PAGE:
Citizens Shape Virginia Assembly Agenda

Fairfax delegation to General Assembly hears from public before heading to Richmond.

The 2018 Regular Session of the Virginia General Assembly convenes on Wednesday, Jan. 10. Before the state senators and delegates head off for Richmond, many of the Fairfax County contingent met with constituents in a Saturday, Dec. 6, public hearing at the County Government Center.

More than 100 registered speakers and their supporters braved single-digit temperatures for the opportunity to tell their elected representatives just what they hoped to see included in the upcoming legislative agendas.

Fairfax County Board of Supervisors Chairman Sharon Bulova welcomed the delegation, and then began the hearing as “Speaker # 1,” representing the interests of the entire county.

Funding for the educational needs of the county was first on Bulova’s ask list — a theme that was often repeated during the marathon five hour-plus hearing. She followed that request with an appeal for funding for WMATA, citing that reliable and safe public transportation is critical to the economic health of the region.

THE GROUP “More Recess for Virginians” came out in full, green t-shirted force, asking the delegation to support legislation that would include recess as part of the “instructional hours” in elementary schools. Recess supporter Theresa Sheipe from Fairfax asked the legislators to provide the School Board more flexibility to better serve the children, and Shannon Hamilton, Ph.D., a neuroscientist from Alexandria, added “Science is on the side of recess. We hope you are, too.”

Other topics included concerns for the environment and climate change impact, with many arguing for renewable energy sources, and several opposing what they consider the “influence of Dominion Energy” on Virginia policies. The Faith Alliance for Climate Solutions, 350 Fairfax, and The Climate Reality Project put forth speakers representing their organizations, among the dozen or so individuals who also spoke on the issue.

Social services advocates were also well represented. Speakers from the Fairfax-Falls Church Community Services Board, The ARC of Northern Virginia, Fairfax County Community Action Advisory Board, Northern Virginia Family Services, and Social Action Linking Together, along with numerous individuals, like Jeanne Lavelle with the Virginia Association for the Deaf, urged the delegation to consider the needs of the community’s less fortunate and the more vulnerable.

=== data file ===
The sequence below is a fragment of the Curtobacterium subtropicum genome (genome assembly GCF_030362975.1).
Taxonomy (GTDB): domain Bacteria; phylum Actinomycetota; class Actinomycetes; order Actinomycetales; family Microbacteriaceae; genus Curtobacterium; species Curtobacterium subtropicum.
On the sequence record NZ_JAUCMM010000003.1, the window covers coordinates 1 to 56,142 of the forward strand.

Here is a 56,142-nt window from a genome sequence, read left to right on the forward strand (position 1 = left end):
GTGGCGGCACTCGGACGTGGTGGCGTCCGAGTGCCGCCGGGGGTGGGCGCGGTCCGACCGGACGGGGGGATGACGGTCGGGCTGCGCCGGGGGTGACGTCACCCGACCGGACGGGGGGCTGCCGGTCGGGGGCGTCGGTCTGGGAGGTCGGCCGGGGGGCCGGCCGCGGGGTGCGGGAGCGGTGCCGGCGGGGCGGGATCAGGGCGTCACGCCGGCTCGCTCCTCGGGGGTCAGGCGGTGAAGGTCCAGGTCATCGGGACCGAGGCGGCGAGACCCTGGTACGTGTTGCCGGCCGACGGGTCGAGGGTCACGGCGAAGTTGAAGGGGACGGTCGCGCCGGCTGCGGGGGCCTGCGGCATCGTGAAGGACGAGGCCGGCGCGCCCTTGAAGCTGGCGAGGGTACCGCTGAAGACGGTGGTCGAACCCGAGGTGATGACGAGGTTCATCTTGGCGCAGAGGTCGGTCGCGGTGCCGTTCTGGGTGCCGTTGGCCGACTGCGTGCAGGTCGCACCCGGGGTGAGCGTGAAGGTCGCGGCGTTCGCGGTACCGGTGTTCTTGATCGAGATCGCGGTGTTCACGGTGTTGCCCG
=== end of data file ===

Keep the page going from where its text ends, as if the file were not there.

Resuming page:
Several of the social service organizations also supported the expansion of Medicaid in the Commonwealth, as did speakers from the county government employees union, SEIU Virginia 512. State Sen. Dick Saslaw (D-35) responded to the “expansionists” that they wouldn’t find many dissenters on that topic among the legislators on the dais.

Advocates for stronger gun safety laws, bipartisan redistricting and voter protection, the decriminalization of marijuana, banning solitary confinement in prisons, funding of judgeships, immigrant support, and providing more powers to the civilian police force review panel and auditor all had their turn at the microphone.

In past years, citizens had more opportunity to talk with their representatives after the hearing, but the length of this year’s event saw several of the legislators called to other duties before the close, and even the majority of the citizen activists did not make it to the moment when Saslaw called “time.”

A HANDFUL of the delegation did linger, including state Sen. Chap Peterson (D-34), state Sen. Barbara Favola (D-31), and Del. Jennifer Boysko (D-86).

Petersen took a few moments to chat with his constituent Bill Barfield, who had testified and presented the legislative issues put forth by the Fairfax County Federation of Citizens Association.

Boysko will be sponsoring the Dignity Act this session, and supporting in-state tuition legislation, as part of her agenda.

Favola provided information on her 2018 Legislative Agenda.

High on the list is working to get counties the same taxing authority as cities. “Counties are providing the same services as cities, and the discrepancy in taxing authority is really unfair,” she said.

Paid Family Leave, Gun Safety, K-12 Education reforms and enhancements are also in her sights. Favola admits that some of her proposed legislation requires taking some “big steps,” but that on many of the issues, “many small steps have already been taken, so there’s reason to be optimistic.

To track what state senators and delegates are up to in the General Assembly, to contact them, or to track the progress of proposed legislation, visit

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